The perils of a blockchain’s immutable transactions was brought home yesterday as some $30 million in ether was stolen due to a bug in the code of a well known ethereum wallet. It could have been worse: an additional $75 million was at risk because of the same coding fault, but a group of vigilante hackers rescued those funds and are promising to give them back to their owners.

The ether was grabbed from the wallets of at least three projects that had recently completed so-called “initial coin offerings” (ICOs). More worryingly for ICO boosters, the vigilante hackers—who call themselves “The White Hat Group“—saved funds from wallets belonging to some of the biggest coin offerings to date. The bug has now been fixed.

Those wallets required multiple people to sign off on transactions, which were supposed to make them more secure. They were favored by businesses over individual users for that reason. The bug could have been catastrophic, given the nearly $1.3 billion raised in ICOs during the first half of this year.

Even more galling: the theft came after $7 million was stolen from another ICO, called CoinDash, just days ago. That theft was enabled by a simple trick, rather than any issue with the wallet software or ethereum’s code: Hackers replaced the legitimate ethereum wallet address listed on the CoinDash website with one belonging to the hackers.

The $30 million heist is the latest embarrassing, and costly, episode caused by an ethereum coding snafu. The offending code had a single missing word, according to one longtime ethereum programmer, Christoph Jentzsch.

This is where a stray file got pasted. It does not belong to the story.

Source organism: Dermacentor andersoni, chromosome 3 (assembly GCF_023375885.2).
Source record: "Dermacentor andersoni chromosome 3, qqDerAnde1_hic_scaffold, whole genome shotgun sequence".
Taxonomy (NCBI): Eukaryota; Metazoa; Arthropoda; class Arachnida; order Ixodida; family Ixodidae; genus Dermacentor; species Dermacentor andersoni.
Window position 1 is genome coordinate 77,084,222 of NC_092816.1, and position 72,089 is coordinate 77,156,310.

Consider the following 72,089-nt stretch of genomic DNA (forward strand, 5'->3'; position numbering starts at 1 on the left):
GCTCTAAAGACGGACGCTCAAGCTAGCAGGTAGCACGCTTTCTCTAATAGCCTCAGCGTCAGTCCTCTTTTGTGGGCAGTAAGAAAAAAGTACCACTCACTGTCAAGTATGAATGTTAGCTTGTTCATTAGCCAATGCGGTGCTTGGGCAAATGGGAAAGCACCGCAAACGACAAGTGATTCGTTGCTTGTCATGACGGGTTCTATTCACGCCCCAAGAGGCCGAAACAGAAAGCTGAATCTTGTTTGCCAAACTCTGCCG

Jenzsch does indeed know the feeling. He wrote the code for the Decentralized Autonomous Organization (DAO), a project launched last April that was a progenitor to the current ICO craze. It was hugely successful, raising over $150 million with its promise to do away with traditional management structures and allow investors to directly dictate how the DAO would allocate its capital and resources. A coding error by Jenzsch meant that a savvy attacker managed to steal some $79 million of those funds. Not only that, it caused the ethereum network to fork, or split, in an attempt to rectify the theft. That’s why we have two versions of ethereum—ethereum and “ethereum classic”—today.

All software has bugs, but when that software is responsible for millions of dollars changing hands through immutable transactions, those coding errors become serious business. It’s one of the problems with trying to build an “unstoppable world computer“—the crux of the ethereum project.


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